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SUMMER READING / Lisa Knopp DURING MY TWELFTH summer, each excursion I made into the world of adults was foUowed by an even deeper retreat into myself. Learning about sex was one of those excursions. It began foUowing a Little League baseball game, during which my brother, Jamie, sat on the bench whUe I sat beneath a tree with my nose in a book—as it would be most of the summer. Joy Adamson's Born Free and Carson McCuUers' A Member of the Wedding interested me much more than basebaU. After the game, my mother, my Uttle brother, John, and I were in the car Ustening to the radio while Jamie and my father, the assistant coach, packed the equipment. The disc jockey joked about the rhythm of a song he had just played (I remember neither the song nor the joke). He quipped that if the number of chUdren they had was any measure, Bobby and Ethel Kennedy apparently had no rhythm at aU. My mother found this amusing and observed that ever since the debut of Rowan and Martin's Laugh-In—a risqué television program she never missed—people could say anything on the air. When I asked her what was so funny, she tried explaining the rhythm method of birth control, but reaUzed it was futile since I knew so little about sex. She explained the mechanics of intercourse, a necessary prerequisite. What she described was worse than anything I could imagine. I wanted to believe this notion of people touching each other with their private parts wasn't true, just as I hadn't wanted to believe Walt Disney's "The Story of Menstruation," which the fifth-grade girls and their mothers had viewed in the Corse gymnasium. I hadn't had a period yet, and wouldn't until the summer I turned thirteen, but some of my friends had them, and certainly my mother did; Td seen the evidence in the wastebasket. Menstruation, the first awful thing "they" had planned for my body would eventually happen to me. So, too this other, graver abomination. My only consolation was that when McCuUers' Frankie Addams heard about sex from her friends, she too had been horrified: "They were talking nasty lies about married people ..." But I knew my mother wasn't lying. The awkward and messy system she had described was too outlandish for anyone to have made up. It had to be true. Nonetheless, I hated my mother for teUing me about sex and I 130 · The Missouri Review hated her for participating in it. I knew my parents had touched each other with their sexual organs four times because there were three of us and one miscarriage. It was a sacrifice they had to make, I supposed, but it was a sacrifice I didn't want to think about anymore. During that same summer, my famUy moved from a tiny Cape Cod in a seedy part of town to a California bungalow in an old, elegant neighborhood on South Main Street, halfway between downtown and the city parks—a physical change that coincided with and perhaps emphasized the mysterious inner changes I was experiencing. This move represented a fuU step up on the socioeconomic ladder in BurUngton, Iowa, but I knew nothing of socioeconomics at that time. I only knew that my father did not park the noisy, beat-up '55 Chevy he drove to the railroad yards each day in our garage, or on the street in front of our new house. Instead, he parked a few blocks away on Sweeney Street, and stealthily walked home in his dirty overaUs and heavy work boots, lunch-bucket in hand. He said he didn't want our new neighbors to know that the decrepit, green monster belonged to us when he fired it up at 6:15 in the morning. A temporary arrangement, he assured us, untU he could afford a newer, quieter second car, a '64 Volkswagen bug which he did park in the garage: a clear sign to me that we had moved up in the world. My mother was convinced that our new house was haunted, and my brothers and I believed...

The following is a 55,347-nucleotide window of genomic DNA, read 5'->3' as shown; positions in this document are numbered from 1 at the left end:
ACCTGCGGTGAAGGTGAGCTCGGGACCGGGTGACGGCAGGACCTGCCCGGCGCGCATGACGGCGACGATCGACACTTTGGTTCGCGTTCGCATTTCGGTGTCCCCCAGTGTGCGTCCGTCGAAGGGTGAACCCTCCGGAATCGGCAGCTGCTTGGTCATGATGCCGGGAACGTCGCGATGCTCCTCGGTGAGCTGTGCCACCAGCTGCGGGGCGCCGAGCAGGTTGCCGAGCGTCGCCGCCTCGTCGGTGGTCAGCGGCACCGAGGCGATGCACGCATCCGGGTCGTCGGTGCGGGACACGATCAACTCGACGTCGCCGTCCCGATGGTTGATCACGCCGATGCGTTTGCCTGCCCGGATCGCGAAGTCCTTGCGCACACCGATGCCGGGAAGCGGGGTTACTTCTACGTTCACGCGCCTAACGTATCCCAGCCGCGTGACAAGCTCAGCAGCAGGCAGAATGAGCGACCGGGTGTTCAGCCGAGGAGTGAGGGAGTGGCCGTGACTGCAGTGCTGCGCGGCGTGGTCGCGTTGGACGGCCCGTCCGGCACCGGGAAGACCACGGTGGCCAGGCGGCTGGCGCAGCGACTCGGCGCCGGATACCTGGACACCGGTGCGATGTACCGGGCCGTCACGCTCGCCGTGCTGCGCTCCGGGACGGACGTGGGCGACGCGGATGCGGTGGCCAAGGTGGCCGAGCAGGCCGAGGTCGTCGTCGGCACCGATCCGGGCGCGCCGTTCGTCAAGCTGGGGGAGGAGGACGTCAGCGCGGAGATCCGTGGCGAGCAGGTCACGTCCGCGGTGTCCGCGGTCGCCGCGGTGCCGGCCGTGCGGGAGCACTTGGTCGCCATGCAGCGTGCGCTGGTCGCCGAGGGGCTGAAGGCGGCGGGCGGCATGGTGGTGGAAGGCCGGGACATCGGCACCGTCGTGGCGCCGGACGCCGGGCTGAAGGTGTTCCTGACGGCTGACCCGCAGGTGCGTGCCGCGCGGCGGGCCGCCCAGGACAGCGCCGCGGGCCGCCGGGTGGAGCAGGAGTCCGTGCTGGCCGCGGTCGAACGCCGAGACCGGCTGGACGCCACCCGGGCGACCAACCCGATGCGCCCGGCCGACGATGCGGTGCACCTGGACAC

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pp. 130-146
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